New Zealand will send soldiers and minister to the islands with muizenplaag

f2d8b1d799b525b5eee643fab68c2fd0 - New Zealand will send soldiers and minister to the islands with muizenplaag

New Zealand provides more than 600,000 euros to combat a muizenplaag on the remote Antipodeneilanden. The animals destroy their environment and should at all cost until the last instance to be eradicated.

Ten members navy, three snuffelhonden, a minister and a handful of soldiers from his left on a very special mission to the Antipodeneilanden, which is about 760 kilometres south-east of New Zealand lie, and in 1998 the Unesco recognized world heritage site. They will have to go check that the devastating muizenplaag, that the islands already for years, endangered, is almost over.

More than a century ago, leaps a few mice, perhaps, of a ship with sealers or they came ashore after a shipwreck. The mice did fine in the new eilandklimaat and planted themselves to the well-known muizentempo on. The invasive exot, of which some 200,000 copies walked around on the islands, founded since then a lot of damage to the islands. So were some rare insect species on the daily menu, as well as living albatroskuikens and the unique vegetation of the area.

To the muizenplaag to stop, decided to New Zealand to one of the largest and most expensive uitroeiingsoperaties ever on its feet. Two helicopters sprinkled mid 2016 65 tonnes of toxic foods from the islands. Then went to a specialized team of 13 people on shore. They spent 75 days in the area to see if the mice the lure or eat and order as much as possible mice and to eradicate.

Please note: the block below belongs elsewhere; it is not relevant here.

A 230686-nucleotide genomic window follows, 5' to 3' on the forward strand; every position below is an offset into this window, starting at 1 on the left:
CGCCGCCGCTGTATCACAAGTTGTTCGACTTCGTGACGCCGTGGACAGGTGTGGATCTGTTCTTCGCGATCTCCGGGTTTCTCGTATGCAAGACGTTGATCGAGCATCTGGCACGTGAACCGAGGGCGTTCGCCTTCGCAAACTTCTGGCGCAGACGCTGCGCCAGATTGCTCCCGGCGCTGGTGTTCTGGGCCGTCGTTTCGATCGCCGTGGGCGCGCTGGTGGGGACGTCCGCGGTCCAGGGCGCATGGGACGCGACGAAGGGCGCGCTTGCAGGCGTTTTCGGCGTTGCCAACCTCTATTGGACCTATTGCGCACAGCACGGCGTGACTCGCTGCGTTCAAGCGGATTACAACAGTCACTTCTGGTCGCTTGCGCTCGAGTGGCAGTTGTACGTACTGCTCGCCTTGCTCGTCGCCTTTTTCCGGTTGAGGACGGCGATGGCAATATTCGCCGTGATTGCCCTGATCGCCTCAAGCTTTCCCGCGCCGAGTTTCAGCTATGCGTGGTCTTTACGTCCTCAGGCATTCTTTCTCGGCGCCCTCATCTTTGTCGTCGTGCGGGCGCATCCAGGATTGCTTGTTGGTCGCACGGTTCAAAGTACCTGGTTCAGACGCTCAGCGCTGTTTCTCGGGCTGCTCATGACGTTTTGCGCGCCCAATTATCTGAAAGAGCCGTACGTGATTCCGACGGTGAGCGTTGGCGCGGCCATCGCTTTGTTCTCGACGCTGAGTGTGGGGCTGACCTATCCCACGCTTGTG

‘Exciting but nerve-wracking’

To see how many mice in the meantime, cut off, sends New Zealand now an extensive verkenningsteam. “This mission is exciting but also nerve-wracking,” said minister of conservation, Eugenie Sage, who on board was headed to the islands to The Guardian. ‘Success is never guaranteed. This operation was international and very carefully handled, but to 200,000 mice extermination in such a remote part of the world, this should not be underestimated.’

New Zealand biologists emphasize in the New Zealand Herald that the mice until the last instance must be exterminated, because their numbers otherwise quickly will increase. ‘Mice are lord and master in survival. They adapt in no time to their new environment’ is the unison. “Before the last mouse on the Antipodeneilanden dies, there will still be hard need to be worked on.’

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